Publishing a website is as easy as pushing a "publish" button in your web authoring tool of choice and updating it is just as easy. Compare this with the complexity of publishing and distributing traditional software, which required factories to burn the software onto CDs, boxes to house them in, trucks to distribute them to retailers, and shelves to host them on (and although the process is easier with electronic distribution, it is still not as simple as pressing a single button).
Consuming a website is equally as easy (just type in a URL) when compared to the process involved in finding and consuming native software: the hassle of locating the software, downloading it, finding where you downloaded it, installing it, possibly having to install dependencies, finding where you installed it, and then running it, only to be told that there's a new upgrade to download and install. What a nightmare. And what a huge user experience advantage for the web. Not to mention that you can access a web application from practically any device and still have access to your data. You don't have to worry about copying your data over, carrying it with you on easily-lost peripherals, or syncing it.
However, these days, native apps are catching up.
App Stores are well on their way to making it effortless to find and install software and seamless updates (like the mechanism implemented in Chrome) make it effortless to always have the latest version of an app. At the same time, cloud-based solutions like iCloud give you seamless access to your data from different devices without making you worry about syncing. We always talk about the web catching up to native when the real symbol of our times is native catching up to the web. In order for the web to remain competitive, it must offer a better user experience for both end users and developers.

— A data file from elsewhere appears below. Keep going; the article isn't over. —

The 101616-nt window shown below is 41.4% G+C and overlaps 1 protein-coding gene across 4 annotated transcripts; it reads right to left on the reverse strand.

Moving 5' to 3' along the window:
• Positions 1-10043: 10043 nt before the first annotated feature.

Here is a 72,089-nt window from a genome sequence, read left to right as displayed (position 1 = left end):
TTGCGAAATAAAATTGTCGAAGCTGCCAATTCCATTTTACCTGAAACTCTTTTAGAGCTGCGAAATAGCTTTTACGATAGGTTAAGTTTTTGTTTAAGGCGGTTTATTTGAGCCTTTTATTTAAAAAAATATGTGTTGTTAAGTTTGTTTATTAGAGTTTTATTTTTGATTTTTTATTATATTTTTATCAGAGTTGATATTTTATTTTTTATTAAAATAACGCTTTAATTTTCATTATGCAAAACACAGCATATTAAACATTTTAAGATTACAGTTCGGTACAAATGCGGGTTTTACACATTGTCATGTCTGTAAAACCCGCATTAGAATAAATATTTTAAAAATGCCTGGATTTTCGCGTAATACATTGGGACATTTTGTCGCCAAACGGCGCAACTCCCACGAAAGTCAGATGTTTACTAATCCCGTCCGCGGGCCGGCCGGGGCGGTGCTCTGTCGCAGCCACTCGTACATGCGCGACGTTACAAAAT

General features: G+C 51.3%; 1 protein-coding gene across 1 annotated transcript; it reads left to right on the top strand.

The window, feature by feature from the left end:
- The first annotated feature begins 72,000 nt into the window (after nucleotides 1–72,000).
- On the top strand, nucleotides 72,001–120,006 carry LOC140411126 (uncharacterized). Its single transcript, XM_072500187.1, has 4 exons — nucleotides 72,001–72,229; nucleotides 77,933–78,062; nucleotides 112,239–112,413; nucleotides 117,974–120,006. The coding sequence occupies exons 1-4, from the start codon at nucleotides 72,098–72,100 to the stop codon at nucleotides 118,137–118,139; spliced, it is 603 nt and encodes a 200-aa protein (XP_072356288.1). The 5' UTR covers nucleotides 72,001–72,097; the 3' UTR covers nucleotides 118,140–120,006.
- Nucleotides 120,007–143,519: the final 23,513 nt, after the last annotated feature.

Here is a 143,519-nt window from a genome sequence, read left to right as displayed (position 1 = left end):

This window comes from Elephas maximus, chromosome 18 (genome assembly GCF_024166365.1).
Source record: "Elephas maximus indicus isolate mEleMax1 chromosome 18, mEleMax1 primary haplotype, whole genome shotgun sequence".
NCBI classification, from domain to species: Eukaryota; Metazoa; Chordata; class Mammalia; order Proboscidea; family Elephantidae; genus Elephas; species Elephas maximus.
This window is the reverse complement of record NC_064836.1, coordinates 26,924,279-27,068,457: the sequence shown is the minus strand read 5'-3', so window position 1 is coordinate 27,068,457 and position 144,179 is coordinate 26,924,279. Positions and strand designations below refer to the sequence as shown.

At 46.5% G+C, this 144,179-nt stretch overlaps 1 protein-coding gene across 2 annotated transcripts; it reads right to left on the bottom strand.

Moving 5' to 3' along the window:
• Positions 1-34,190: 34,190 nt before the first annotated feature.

The web has also traditionally held a user experience advantage for developers when it comes to ease of authoring. But we have to temper that statement by qualifying it with "for certain types of web projects." What kind of web projects? The document-centric kind. We can think of web projects as lying on a wide continuum ranging from document-centric websites to behaviour-centric web applications. The web, from its earliest days, has made authoring document-centric websites easy. Heck, the "Hello, world!" example for the web is, simply, "Hello, world!" Simples. (Of course it's not valid HTML but you pop that baby into a text file with the .html suffix and shoot it up to a web server and it'll render in a user's browser when they access it.) The forgiving nature of the web was a key element in its success and one of the main reasons why it is so prevalent today. Any Jo with notepad could be, and probably has been at some point, a web developer. And that's a Good Thing™